Do you know the species? Photos of your tank may help. If this is a large egg species (bimaculoides, mercatoris, briareus), you may be able to raise a few. We have not seen success with small, planktonic at birth species (vulgaris, hummelincki, GPO, aculeatus, rubescens).
Sadly, there is little known advice to be had but we always encourage any attempts keepers are willing to try. A very, very few successes by large aquariums have been accomplished feeding live crab zoeae but obtaining new hatched crabs is almost impossible. Assuming these are a tiny pelagic species, they live in the water column for about a month (time varies with species) and eat planktonic animals. You can try any tiny crustaceans you can find but most available items are frozen and haven't shown success (other than new hatched crabs). Brine shrimp have had no success with any cephs. They may attack each other and any meat eating corals and/or fish in your tank will consider them food. You might try separating a few and experimenting if you have a second aquarium.
There is a thread in the Octopus care forum, Raising Octopus Hatchlings Links containing links to information we have gathered as well as links to threads of others who have journaled their attempts.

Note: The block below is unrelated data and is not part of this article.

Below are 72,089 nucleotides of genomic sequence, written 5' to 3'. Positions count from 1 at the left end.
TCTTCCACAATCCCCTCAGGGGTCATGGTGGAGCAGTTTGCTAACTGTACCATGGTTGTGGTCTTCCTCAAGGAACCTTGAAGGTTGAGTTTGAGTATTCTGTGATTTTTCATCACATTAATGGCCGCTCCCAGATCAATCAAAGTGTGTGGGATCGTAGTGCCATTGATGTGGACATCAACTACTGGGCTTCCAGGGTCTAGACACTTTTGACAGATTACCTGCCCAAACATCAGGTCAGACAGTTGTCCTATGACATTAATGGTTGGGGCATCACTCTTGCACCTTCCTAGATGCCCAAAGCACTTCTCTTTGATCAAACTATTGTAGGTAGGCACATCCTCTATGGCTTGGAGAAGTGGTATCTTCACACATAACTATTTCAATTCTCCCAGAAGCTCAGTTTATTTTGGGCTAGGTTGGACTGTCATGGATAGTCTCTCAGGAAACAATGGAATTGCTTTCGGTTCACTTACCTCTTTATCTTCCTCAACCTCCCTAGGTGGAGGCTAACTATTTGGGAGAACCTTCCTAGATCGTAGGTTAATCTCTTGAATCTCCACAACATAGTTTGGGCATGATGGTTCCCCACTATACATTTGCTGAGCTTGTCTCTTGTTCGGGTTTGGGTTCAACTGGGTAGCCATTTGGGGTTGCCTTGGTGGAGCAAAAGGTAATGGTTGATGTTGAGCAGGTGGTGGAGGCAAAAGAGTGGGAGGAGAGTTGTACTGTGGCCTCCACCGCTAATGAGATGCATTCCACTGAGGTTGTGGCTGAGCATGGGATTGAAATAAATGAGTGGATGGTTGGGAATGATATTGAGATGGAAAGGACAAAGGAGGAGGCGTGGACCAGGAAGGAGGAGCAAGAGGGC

Is the mother in the tank and still alive? She will not pose a predatory danger to her offspring but will not survive very long after all the eggs have hatched so you will want to watch her carefully so as not to poison the tank when she dies.
they r doing fine atm i feed them kent phytoplankton they swarm in a ball maybe there are eating so hard to see them only with jewelers eye atm,will see how it goes um i have a brinshrip hatchery on the way u say that they dont eat them what about ReefPods Tisbe ?
Like cuttlefish hatchlings, octopus new hatch may eat brine shrimp but there is not enough nutrition (even if gut loaded/coated) to keep them alive. Any other kind of small crustacean is worth trying. Do read through the prior experienced linked in the thread I provided above (the name is a link) for some ideas and expectations. The pelagic hatchlings can survive for 2 - 14 days without eating. The longest survival with feeding that I remember is 21 days.
It is interesting and unusual that she is eating, encourage her. I kept a mercatoris (Trapper - Caribbean dwarf, a large egg species) that ate through most of her brooding and would take Cyclop-eeze (no longer available) after hatching. She lived 12 more weeks but this is very rare for the animals we typically keep, less than a week is typical. There are two, related, West Coast Pacific species that have multiple broods but we know of no other that survive a hatching event.